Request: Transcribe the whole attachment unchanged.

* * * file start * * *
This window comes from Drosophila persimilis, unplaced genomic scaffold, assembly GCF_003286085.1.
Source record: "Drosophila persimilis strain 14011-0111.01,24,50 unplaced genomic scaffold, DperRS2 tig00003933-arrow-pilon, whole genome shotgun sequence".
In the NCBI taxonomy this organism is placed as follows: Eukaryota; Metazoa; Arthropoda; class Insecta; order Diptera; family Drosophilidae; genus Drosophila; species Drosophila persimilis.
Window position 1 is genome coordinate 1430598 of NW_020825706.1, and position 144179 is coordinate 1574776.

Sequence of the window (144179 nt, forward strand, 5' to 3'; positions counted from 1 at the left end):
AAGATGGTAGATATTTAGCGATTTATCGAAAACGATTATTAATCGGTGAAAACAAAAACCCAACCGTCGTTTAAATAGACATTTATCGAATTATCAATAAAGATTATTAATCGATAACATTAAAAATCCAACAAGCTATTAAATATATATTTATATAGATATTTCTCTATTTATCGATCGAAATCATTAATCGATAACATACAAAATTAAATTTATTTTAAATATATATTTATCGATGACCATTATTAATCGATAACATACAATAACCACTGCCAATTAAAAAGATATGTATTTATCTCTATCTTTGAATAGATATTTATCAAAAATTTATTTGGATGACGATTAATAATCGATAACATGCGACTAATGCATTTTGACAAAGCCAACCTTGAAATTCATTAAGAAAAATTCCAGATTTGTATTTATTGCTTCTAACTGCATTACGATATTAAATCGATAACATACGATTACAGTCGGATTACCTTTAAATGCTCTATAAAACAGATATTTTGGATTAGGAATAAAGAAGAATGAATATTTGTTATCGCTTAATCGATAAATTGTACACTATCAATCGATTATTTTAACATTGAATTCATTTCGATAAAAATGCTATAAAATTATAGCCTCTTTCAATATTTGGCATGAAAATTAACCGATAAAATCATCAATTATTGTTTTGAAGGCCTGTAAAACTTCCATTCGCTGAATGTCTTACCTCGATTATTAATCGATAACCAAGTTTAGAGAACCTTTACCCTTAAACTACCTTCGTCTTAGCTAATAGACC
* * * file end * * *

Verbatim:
This window comes from Drosophila persimilis, unplaced genomic scaffold, assembly GCF_003286085.1.
Source record: "Drosophila persimilis strain 14011-0111.01,24,50 unplaced genomic scaffold, DperRS2 tig00003933-arrow-pilon, whole genome shotgun sequence".
In the NCBI taxonomy this organism is placed as follows: Eukaryota; Metazoa; Arthropoda; class Insecta; order Diptera; family Drosophilidae; genus Drosophila; species Drosophila persimilis.
Window position 1 is genome coordinate 1430598 of NW_020825706.1, and position 144179 is coordinate 1574776.

Sequence of the window (144179 nt, forward strand, 5' to 3'; positions counted from 1 at the left end):
AAGATGGTAGATATTTAGCGATTTATCGAAAACGATTATTAATCGGTGAAAACAAAAACCCAACCGTCGTTTAAATAGACATTTATCGAATTATCAATAAAGATTATTAATCGATAACATTAAAAATCCAACAAGCTATTAAATATATATTTATATAGATATTTCTCTATTTATCGATCGAAATCATTAATCGATAACATACAAAATTAAATTTATTTTAAATATATATTTATCGATGACCATTATTAATCGATAACATACAATAACCACTGCCAATTAAAAAGATATGTATTTATCTCTATCTTTGAATAGATATTTATCAAAAATTTATTTGGATGACGATTAATAATCGATAACATGCGACTAATGCATTTTGACAAAGCCAACCTTGAAATTCATTAAGAAAAATTCCAGATTTGTATTTATTGCTTCTAACTGCATTACGATATTAAATCGATAACATACGATTACAGTCGGATTACCTTTAAATGCTCTATAAAACAGATATTTTGGATTAGGAATAAAGAAGAATGAATATTTGTTATCGCTTAATCGATAAATTGTACACTATCAATCGATTATTTTAACATTGAATTCATTTCGATAAAAATGCTATAAAATTATAGCCTCTTTCAATATTTGGCATGAAAATTAACCGATAAAATCATCAATTATTGTTTTGAAGGCCTGTAAAACTTCCATTCGCTGAATGTCTTACCTCGATTATTAATCGATAACCAAGTTTAGAGAACCTTTACCCTTAAACTACCTTCGTCTTAGCTAATAGACC